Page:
Some days, it feels like the world is shrinking. So many pillars of my life are disappearing or crumbling before my eyes. The recent Open Gaming License (OGL) debacle by Wizards of the Coast has shaken one of the foundational pillars of my modern life, revealing the growing cracks that were hidden from my eyes (largely due to privilege and my frequently tangential involvement in the Tabletop Roleplaying Game section of the internet). The way that Twitter is slowly dwindling as it is likely on a path towards being mismanaged into irrelevance (as evidenced by the recent changes to the app’s feed system). Old apps and websites I used to go to for entertainment have already boiled the frog and it took major highlights of the difference between my recent experiences and the reasons I used to spend my time on them to make me realize I needed to move on. Sure, I’ve managed to find a lot of new things to fill the gaps in my life (at least mostly, anyway), but it still feels like my world has shrunk.
I have mainly played Dungeons and Dragons over the last decade, but it actually wasn’t my first introduction to TTRPGs. Back in the days when I occasionally had good times with my brother, we made up a game that involved drawing maps on graph paper and describing the story of a triangle moving through them as it eliminated a series of X’s in pursuit of some goal. Later on, in high school, when I wanted to recapture the fun of this game without the association with my brother, I wound up creating an entire TTRPG based on a story I’d started writing. It was rudimentary since I didn’t really understand statistical ranges or that there were dice other than the six-sided kind, but it was my first real foray into the homebrewing world.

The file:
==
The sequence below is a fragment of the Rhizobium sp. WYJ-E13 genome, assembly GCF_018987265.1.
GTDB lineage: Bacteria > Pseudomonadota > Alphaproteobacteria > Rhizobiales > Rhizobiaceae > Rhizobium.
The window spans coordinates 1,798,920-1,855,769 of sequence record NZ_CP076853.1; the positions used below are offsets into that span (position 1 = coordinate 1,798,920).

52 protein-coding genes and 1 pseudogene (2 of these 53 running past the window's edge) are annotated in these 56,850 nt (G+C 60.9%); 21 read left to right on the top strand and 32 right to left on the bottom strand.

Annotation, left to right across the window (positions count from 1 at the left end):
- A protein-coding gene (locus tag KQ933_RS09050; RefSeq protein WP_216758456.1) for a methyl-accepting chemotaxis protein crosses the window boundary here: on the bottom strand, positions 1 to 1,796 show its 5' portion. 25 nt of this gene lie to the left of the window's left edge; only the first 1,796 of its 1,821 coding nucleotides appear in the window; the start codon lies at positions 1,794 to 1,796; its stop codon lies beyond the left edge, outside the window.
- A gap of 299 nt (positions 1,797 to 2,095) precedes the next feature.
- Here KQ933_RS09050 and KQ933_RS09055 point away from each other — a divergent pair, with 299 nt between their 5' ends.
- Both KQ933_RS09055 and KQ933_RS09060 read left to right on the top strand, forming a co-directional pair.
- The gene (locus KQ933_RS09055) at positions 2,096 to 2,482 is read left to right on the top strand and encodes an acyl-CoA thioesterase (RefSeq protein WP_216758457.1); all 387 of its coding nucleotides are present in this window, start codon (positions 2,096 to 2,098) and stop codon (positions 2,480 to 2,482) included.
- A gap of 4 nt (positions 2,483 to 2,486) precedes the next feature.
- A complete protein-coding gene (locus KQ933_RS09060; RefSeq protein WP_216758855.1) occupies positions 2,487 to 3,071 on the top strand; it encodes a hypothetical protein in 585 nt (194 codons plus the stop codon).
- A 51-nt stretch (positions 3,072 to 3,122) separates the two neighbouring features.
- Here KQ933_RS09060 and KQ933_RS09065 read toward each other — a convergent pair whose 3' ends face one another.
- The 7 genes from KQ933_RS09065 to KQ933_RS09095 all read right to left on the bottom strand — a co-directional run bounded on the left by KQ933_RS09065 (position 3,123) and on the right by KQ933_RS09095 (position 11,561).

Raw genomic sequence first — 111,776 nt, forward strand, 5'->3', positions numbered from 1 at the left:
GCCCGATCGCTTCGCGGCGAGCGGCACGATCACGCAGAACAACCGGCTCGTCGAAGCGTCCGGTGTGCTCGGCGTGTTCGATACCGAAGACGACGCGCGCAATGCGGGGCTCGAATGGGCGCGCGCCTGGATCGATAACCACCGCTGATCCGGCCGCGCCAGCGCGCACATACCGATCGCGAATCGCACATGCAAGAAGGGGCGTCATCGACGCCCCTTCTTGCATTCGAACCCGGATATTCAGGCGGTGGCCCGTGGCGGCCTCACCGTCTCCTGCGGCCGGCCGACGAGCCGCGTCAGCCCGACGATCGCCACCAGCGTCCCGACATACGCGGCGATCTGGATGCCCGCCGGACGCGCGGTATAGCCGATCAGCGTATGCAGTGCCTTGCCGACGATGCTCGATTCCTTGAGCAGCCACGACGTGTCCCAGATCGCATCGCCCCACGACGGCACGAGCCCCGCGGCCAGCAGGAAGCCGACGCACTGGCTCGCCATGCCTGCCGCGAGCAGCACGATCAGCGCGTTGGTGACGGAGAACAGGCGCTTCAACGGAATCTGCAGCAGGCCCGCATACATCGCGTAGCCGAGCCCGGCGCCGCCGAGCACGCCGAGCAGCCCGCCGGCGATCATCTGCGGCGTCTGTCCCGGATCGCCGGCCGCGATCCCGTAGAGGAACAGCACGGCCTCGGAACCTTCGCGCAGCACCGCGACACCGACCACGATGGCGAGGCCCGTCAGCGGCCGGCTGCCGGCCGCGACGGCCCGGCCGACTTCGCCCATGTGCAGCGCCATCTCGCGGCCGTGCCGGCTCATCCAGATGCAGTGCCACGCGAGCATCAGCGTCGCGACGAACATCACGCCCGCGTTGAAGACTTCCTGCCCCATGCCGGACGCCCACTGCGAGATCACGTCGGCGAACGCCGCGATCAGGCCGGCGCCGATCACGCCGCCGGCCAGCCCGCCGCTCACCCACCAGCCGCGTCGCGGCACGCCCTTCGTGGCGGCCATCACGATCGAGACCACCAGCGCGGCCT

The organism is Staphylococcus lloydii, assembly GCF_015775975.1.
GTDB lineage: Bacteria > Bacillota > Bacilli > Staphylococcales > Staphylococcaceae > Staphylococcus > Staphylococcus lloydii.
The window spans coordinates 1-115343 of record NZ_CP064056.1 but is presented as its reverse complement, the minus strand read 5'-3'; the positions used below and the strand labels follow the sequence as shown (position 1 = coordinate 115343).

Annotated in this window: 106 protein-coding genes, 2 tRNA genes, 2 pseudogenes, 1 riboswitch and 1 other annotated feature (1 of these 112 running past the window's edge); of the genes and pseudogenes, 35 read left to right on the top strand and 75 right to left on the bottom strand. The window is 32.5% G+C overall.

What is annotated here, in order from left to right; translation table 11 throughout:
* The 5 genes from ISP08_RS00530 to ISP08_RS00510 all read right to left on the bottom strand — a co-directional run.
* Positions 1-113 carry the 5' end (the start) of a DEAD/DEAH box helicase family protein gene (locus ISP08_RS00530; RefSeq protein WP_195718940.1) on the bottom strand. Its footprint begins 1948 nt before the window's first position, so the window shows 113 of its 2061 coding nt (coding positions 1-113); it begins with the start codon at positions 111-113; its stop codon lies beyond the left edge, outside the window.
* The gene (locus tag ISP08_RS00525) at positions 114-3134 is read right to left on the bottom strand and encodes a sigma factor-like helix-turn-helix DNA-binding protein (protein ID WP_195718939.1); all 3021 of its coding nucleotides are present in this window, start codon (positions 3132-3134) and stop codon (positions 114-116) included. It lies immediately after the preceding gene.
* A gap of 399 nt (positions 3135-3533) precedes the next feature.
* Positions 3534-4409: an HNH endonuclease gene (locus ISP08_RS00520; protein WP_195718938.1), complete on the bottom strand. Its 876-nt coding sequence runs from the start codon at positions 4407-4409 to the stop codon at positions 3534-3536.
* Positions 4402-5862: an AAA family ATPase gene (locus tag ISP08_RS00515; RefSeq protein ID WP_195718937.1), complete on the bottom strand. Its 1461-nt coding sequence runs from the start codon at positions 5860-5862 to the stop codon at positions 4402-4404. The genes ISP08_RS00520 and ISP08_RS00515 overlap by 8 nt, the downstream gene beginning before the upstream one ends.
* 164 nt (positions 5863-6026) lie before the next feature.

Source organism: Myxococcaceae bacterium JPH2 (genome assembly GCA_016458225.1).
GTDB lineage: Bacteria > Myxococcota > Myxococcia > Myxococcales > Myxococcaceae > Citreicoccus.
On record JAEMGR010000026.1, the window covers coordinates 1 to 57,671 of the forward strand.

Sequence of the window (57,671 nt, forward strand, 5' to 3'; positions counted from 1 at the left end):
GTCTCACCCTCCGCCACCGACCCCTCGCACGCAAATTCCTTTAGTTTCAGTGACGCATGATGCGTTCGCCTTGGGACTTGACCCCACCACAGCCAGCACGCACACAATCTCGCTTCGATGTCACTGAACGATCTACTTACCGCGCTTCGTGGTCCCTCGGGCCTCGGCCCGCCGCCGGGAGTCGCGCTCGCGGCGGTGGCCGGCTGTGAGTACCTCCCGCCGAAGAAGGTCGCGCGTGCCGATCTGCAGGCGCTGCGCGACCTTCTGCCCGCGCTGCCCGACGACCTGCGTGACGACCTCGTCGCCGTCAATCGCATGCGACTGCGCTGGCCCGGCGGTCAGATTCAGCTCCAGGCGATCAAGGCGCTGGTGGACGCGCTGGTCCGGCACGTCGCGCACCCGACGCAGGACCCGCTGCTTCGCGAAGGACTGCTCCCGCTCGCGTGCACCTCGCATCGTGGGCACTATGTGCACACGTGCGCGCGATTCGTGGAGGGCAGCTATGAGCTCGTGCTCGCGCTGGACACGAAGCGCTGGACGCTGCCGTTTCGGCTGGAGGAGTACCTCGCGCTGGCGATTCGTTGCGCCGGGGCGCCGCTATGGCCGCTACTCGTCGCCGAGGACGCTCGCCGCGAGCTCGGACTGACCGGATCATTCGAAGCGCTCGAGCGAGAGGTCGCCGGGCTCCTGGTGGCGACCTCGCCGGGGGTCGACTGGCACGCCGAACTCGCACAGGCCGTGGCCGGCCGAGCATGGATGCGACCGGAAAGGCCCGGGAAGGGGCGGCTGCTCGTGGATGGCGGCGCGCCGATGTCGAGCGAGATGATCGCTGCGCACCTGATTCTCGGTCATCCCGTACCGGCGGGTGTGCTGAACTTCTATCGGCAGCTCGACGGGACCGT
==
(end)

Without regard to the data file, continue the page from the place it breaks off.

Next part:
When I eventually got into Dungeons and Dragons, I still modified the rules a lot, since a bunch of the people who got me into the game also played Pathfinder. We all usually wound up playing a fusion of the two we called “3.P” that brought in our favorite parts of both, though it tended to rely more heavily on the content of 3.5 rulebooks (mostly since that’s what we had in abundance). As the years passed and I wound up moving on to 5e, I started to look at other games entirely. After all, the whole point of these games is to have fun, so why not bring in things from other games that me and my players will enjoy? From there, I moved on to evaluating games that just seemed like it’d be fun to try them out on their own. I rarely got the chance to, though, since most of my players were dedicated to Dungeons and Dragons since it’s a system they already knew and understood. They felt more comfortable playing in that arena and weren’t as excited by the idea of trying something new as I was.
Nowadays, they don’t get much of a choice (though I will add that they’ve seemed more interested in trying new things than they used to be). As the giant pillar that is D&D begins to crumble (though it remains to be seen if it will entirely collapse or if it can be repaired), it feels like a major part of my life is disappearing with it. Nevermind that I’m more prepared to play a wide variety of RPGs than ever (especially now that my players are buying in to them as well). My world has grown slowly but steadily over the last few years thanks to these games, but it’s still startling to see it shrink so much in such a short period of time.